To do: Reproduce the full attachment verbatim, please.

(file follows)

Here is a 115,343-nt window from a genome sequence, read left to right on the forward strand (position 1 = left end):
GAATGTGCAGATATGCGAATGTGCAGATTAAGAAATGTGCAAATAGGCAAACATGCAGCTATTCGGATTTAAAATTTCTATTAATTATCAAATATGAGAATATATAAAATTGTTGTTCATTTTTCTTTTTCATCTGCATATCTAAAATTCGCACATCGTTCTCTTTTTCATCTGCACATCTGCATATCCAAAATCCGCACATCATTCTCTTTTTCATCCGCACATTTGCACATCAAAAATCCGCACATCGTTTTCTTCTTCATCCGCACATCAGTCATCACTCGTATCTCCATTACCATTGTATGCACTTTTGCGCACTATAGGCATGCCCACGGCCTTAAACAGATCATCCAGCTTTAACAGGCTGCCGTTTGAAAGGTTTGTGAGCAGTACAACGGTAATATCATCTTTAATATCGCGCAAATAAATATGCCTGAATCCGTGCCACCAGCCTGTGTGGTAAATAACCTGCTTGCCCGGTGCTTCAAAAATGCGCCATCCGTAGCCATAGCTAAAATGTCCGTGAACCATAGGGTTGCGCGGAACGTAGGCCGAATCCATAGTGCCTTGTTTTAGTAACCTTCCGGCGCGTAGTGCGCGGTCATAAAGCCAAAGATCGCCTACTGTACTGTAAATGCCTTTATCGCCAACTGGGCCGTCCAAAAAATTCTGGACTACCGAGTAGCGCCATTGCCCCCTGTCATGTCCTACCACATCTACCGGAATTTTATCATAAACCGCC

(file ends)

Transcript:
Here is a 115,343-nt window from a genome sequence, read left to right on the forward strand (position 1 = left end):
GAATGTGCAGATATGCGAATGTGCAGATTAAGAAATGTGCAAATAGGCAAACATGCAGCTATTCGGATTTAAAATTTCTATTAATTATCAAATATGAGAATATATAAAATTGTTGTTCATTTTTCTTTTTCATCTGCATATCTAAAATTCGCACATCGTTCTCTTTTTCATCTGCACATCTGCATATCCAAAATCCGCACATCATTCTCTTTTTCATCCGCACATTTGCACATCAAAAATCCGCACATCGTTTTCTTCTTCATCCGCACATCAGTCATCACTCGTATCTCCATTACCATTGTATGCACTTTTGCGCACTATAGGCATGCCCACGGCCTTAAACAGATCATCCAGCTTTAACAGGCTGCCGTTTGAAAGGTTTGTGAGCAGTACAACGGTAATATCATCTTTAATATCGCGCAAATAAATATGCCTGAATCCGTGCCACCAGCCTGTGTGGTAAATAACCTGCTTGCCCGGTGCTTCAAAAATGCGCCATCCGTAGCCATAGCTAAAATGTCCGTGAACCATAGGGTTGCGCGGAACGTAGGCCGAATCCATAGTGCCTTGTTTTAGTAACCTTCCGGCGCGTAGTGCGCGGTCATAAAGCCAAAGATCGCCTACTGTACTGTAAATGCCTTTATCGCCAACTGGGCCGTCCAAAAAATTCTGGACTACCGAGTAGCGCCATTGCCCCCTGTCATGTCCTACCACATCTACCGGAATTTTATCATAAACCGCC